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    I'll soon have some free time and maybe start checking some 80's and 90's game magazines.

    I might do some scans for the museum (if i find something interesting / anything you are looking for) but my Canon MP230 can do a maximum resolution scan of 600 x 1200dpi. Would that be enough?
     
    Last edited: Feb 22, 2014
  12. Zoinkity

    Zoinkity Site Supporter 2015

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    The document you linked before has been superceded several times. The current standards are at:
    http://www.archives.gov/records-mgmt/policy/transfer-guidance-tables.html

    To be honest, tiff is probably only the prefered archival format now because it has been the prefered format for so long. Changing archival types defeats the purpose. Ironically tiff containers can be used to support image variants that defy the very rules set forth as the standard. For instance, no point prefering them over jpegs if they actually contain a jpeg, and they can wrap vector drawings as well. It is near-native format for scanners though, which simplifies things.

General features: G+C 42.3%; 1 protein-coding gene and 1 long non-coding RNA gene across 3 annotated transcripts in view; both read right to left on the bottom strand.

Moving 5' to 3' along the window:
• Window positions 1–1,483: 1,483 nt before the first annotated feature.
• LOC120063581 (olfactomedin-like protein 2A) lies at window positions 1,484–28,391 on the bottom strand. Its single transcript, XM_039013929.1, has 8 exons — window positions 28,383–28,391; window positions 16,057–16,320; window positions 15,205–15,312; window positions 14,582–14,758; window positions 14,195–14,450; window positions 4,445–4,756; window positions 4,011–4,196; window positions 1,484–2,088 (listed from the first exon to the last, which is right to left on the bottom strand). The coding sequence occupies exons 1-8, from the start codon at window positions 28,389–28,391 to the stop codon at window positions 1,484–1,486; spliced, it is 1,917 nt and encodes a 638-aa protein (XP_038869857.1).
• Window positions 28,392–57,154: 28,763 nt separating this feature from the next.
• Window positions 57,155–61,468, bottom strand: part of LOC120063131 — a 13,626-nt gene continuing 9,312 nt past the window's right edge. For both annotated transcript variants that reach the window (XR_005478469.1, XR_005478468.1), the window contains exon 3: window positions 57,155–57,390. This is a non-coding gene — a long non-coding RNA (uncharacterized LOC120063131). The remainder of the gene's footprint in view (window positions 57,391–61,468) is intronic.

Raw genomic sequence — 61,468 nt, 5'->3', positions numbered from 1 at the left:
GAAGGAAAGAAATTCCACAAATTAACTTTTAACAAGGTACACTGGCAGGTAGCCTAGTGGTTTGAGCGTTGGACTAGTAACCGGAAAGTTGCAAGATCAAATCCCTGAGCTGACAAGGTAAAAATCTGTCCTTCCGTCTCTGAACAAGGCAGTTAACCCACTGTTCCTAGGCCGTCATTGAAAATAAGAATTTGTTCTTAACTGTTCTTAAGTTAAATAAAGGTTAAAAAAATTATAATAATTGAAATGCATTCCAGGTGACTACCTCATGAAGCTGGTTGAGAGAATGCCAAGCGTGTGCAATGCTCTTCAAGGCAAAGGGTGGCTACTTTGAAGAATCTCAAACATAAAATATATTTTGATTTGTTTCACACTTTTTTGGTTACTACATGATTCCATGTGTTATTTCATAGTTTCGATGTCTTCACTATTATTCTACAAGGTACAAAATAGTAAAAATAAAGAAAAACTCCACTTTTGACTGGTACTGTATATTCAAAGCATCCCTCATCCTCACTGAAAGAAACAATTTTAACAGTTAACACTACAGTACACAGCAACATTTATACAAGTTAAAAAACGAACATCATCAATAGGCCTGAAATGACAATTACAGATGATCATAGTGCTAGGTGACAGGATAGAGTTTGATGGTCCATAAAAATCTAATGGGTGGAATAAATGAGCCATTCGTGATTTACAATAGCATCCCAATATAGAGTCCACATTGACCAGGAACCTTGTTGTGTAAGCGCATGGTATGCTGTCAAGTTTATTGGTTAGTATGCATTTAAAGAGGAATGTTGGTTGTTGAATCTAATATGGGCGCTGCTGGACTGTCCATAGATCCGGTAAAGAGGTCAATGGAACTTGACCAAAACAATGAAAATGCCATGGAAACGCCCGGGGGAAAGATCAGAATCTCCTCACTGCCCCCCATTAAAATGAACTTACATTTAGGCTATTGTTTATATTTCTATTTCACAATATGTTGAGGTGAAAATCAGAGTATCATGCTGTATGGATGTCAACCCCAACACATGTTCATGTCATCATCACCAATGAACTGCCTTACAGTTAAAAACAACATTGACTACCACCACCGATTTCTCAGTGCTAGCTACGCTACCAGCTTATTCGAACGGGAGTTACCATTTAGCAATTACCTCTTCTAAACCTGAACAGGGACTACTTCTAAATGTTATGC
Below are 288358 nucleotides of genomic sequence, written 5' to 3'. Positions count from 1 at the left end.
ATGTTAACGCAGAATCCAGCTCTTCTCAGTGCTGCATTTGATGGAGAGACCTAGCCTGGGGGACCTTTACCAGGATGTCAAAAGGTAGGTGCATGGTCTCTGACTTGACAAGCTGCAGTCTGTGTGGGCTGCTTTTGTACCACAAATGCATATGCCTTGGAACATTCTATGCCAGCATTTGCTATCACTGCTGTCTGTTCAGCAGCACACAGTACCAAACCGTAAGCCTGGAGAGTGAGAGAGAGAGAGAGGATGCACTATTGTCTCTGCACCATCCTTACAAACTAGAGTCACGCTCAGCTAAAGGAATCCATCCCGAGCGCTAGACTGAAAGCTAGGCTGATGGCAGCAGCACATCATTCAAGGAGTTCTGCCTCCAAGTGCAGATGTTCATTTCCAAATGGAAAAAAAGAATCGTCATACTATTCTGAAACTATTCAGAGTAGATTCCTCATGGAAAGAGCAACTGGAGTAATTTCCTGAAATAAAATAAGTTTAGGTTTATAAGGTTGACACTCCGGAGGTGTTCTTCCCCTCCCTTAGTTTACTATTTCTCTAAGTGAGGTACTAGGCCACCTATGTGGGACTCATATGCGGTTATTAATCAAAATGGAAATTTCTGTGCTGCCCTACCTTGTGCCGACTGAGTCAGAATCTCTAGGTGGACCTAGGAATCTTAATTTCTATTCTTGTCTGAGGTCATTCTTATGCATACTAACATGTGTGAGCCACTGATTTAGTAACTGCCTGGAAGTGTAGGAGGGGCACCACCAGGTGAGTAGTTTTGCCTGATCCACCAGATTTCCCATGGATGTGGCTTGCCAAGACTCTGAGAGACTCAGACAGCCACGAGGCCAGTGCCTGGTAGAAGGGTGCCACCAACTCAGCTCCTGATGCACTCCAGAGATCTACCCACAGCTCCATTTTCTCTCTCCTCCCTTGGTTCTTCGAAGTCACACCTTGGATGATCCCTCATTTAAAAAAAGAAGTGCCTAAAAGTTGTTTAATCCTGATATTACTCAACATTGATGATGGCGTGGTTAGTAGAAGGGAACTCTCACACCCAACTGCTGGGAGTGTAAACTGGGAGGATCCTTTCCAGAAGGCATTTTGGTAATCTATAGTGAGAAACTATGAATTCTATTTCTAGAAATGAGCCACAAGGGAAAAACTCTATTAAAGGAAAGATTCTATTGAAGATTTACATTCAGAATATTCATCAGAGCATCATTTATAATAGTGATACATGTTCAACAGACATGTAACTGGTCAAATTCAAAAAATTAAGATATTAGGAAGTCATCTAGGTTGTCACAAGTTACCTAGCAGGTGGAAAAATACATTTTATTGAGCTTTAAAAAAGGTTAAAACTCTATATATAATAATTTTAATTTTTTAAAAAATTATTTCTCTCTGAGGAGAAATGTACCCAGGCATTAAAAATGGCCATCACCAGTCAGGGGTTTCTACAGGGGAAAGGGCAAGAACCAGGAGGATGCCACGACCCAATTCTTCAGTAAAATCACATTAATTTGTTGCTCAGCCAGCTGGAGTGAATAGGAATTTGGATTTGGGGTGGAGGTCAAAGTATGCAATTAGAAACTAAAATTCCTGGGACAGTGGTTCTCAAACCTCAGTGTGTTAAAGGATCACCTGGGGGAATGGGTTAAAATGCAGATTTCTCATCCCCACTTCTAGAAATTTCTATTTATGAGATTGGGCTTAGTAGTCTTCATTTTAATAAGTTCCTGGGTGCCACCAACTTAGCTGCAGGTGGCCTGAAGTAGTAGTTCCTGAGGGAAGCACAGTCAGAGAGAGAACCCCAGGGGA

13. retro

    retro Administrator Staff Member

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    Surely it's just a website? Websites require pictures for viewing, preferably of a resolution that's nice but not so huge that it's going to cause high bandwidth use. That's why web images are usually 72dpi.